NBA star’s wife finds business home on the bluffs

Published 12:00 am Wednesday, March 17, 2004

If life were a bag of “could haves,” Veronique Green might still be punching numbers at a Houston accounting firm.

She could have turned the TV off just two minutes earlier. She could have refused to return the call. And she sure could have driven anywhere but here.

But she didn’t.

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She awoke to a late night re-run of “Extra” and saw former Lakers great A.C. Green for more than a scrappy rebounder who set the NBA record for consecutive games played (that would be 1,192 according to Veronique — and the NBA record book).

She did finally return that call to A.C. Green, even though she set the parameter of never dating an athlete. (Working 11 years for the NBA will do that to a woman of principle.)

And though she could have driven anywhere, Veronique Green drove to Demopolis one December afternoon when there could have been no better time for a quaint city to host a curious visitor.

“A.C. had gone to speak to a group in Selma, and I decided to drive around,” Veronique says. “I ended up here during the river parade and I loved this area.”

She saw downtown Demopolis — a far cry from the Rice Hotel in Houston — and she had to know more.

“I started looking at everything,” she says. “The people were so nice. They really do stop and talk to you.”

And in the list of “could haves,” Veronique could have driven away from Demopolis, exchanged a few pleasantries about the town with her famed husband and hopped back on the plane for the other side of the United States.

But she didn’t.

Any NBA fan of the 1980s knows A.C. Green. His hair, in those days, was almost as slick as head coach Pat Riley’s. His fervor for finding a way around Robert Parrish or Kevin McHale was almost as keen as his point guard’s ability to lead a fast break. And his knack for hitting crucial, fourth-quarter shots was almost as incredible as his ability to spot Byron Scott floating behind the 3-point line.

In terms of NBA players, there may have been no better compliment to a team than A.C. Green was to his Lakers teammates. And serving as a compliment obviously wasn’t a show he displayed for TV cameras and Celtic scouts.

It’s hard to imagine two people who compliment themselves better than Veronique and A.C. Green.

Together, the two have found a way to balance a life full of speaking engagements and young kids who want autographs. They’ve discovered the uncanny ability to take a sturdy spiritual grounding and share it with anyone eager enough to listen. And they’ve realized making a difference means more than making a star-studded appearance on a Versace-decorated catwalk.

After A.C.’s talk in Selma two years ago, he and Veronique were given a better understanding of Alabama’s Black Belt region. They were driven through Uniontown and were eventually introduced to Allen Bishop at Robertson Bank.

“You won’t meet a nicer guy,” A.C. says of Bishop, who also serves as chairman of the Demopolis Area Chamber of Commerce.

A few business calls later and the Greens decided to open a clothing store in Demopolis. They took Veronique’s name, spread it out into a few more syllables, and created “Very Unique Fashion,” located next to Spiller Furniture in downtown.

The play on words to create a store name is just the introduction to words lining the green walls of the women’s clothing store. To the right, three words describe a quality both Veronique and A.C. find mandatory in a fulfilling life: Integrity, Honesty, Character.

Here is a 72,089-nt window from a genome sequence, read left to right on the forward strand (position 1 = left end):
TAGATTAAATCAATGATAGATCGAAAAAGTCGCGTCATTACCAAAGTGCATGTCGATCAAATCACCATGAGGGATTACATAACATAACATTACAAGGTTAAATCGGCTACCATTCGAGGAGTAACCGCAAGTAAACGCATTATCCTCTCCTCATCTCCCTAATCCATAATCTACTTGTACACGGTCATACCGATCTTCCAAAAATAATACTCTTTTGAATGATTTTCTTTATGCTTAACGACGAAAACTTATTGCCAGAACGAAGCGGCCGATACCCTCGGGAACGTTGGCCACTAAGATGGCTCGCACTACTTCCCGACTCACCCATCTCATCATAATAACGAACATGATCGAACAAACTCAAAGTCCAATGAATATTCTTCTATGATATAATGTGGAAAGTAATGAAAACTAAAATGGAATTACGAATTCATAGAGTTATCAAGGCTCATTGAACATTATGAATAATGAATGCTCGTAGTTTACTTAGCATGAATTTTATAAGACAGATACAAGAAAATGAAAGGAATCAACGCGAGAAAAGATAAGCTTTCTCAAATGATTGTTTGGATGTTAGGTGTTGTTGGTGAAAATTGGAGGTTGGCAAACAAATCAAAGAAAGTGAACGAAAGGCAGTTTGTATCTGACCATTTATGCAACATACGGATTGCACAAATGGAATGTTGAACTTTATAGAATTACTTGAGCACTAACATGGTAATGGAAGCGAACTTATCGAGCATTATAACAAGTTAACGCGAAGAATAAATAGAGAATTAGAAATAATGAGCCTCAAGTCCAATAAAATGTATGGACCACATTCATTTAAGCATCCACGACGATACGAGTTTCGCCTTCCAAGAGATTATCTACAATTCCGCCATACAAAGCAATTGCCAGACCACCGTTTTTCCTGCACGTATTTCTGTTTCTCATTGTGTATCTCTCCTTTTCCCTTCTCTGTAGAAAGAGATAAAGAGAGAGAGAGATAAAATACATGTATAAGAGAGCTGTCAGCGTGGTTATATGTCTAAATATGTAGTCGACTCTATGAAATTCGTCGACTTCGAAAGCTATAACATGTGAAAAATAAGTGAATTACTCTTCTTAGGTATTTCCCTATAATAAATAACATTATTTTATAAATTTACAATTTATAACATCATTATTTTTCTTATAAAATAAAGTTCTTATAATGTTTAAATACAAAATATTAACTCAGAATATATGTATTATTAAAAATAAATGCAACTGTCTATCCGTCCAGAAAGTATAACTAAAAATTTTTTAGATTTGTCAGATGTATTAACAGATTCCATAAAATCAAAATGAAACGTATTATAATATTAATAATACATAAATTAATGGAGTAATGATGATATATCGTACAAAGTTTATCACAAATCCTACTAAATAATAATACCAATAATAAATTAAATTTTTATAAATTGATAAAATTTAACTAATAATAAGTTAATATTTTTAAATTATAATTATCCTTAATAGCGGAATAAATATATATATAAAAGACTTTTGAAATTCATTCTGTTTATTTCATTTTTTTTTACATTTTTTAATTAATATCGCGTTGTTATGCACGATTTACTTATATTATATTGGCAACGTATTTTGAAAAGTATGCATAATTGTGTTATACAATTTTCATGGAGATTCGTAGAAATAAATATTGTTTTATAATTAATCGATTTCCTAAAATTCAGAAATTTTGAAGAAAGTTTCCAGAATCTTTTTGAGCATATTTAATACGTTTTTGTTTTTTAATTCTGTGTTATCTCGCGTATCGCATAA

“It’s what he stands for,” Veronique says about her husband.

Though A.C. Green may have won the hearts of basketball fans with his world championship rings, he won the hearts of a greater mass when he began the crusade to promote abstinence to young people.

As the A.C. Green Youth Foundation mission statement says, the NBA star believes he can make the greatest impact on young people and their communities by “providing information about sexual abstinence and social issues that concern our young people…”

Green didn’t come to Demopolis on another lecture circuit — though he will make a stop at a few Demopolis schools this week. Rather, he came in his humble manner to compliment his lovely wife.

“I do whatever she says,” he laughs.

For now, A.C. Green handles an important part of Veronique’s business.

“He won’t tell you, so I will,” she says. “I’m the numbers person. He knows the clothing business.”

A.C. Green knows the clothing business so well, in fact, that he soon will introduce his own clothing line. Until then, he’ll help Veronique purchase the latest fashions at the best prices.

“We want to meet a need in this area,” Veronique says. “We want to alleviate the drive to Tuscaloosa or Montgomery, and we want to help people who live here by giving them good clothes, providing jobs and making this store a comfort and convenience for local people.”

Along with providing fashionable, yet reasonably priced, clothes, Veronique has created a store that makes ladies of all sizes feel welcome.

“We sell everything from size zero to size 32, and we don’t charge extra for the plus sizes like some do,” she said.

For a couple that could live a plus-sized life, travel anywhere, buy most anything, and spend glamorous nights skirting through the superficial crowds of Hollywood, A.C. and Veronique Green have chosen Main Street over Sunset Boulevard. Sure, they keep their home in Los Angeles, but these life-long partners realize people — not price tags — bring the greatest contentment. And by their enduring charter of integrity, honesty and character, it’s a fat chance the Green’s clothing store will ever be considered a “could have.”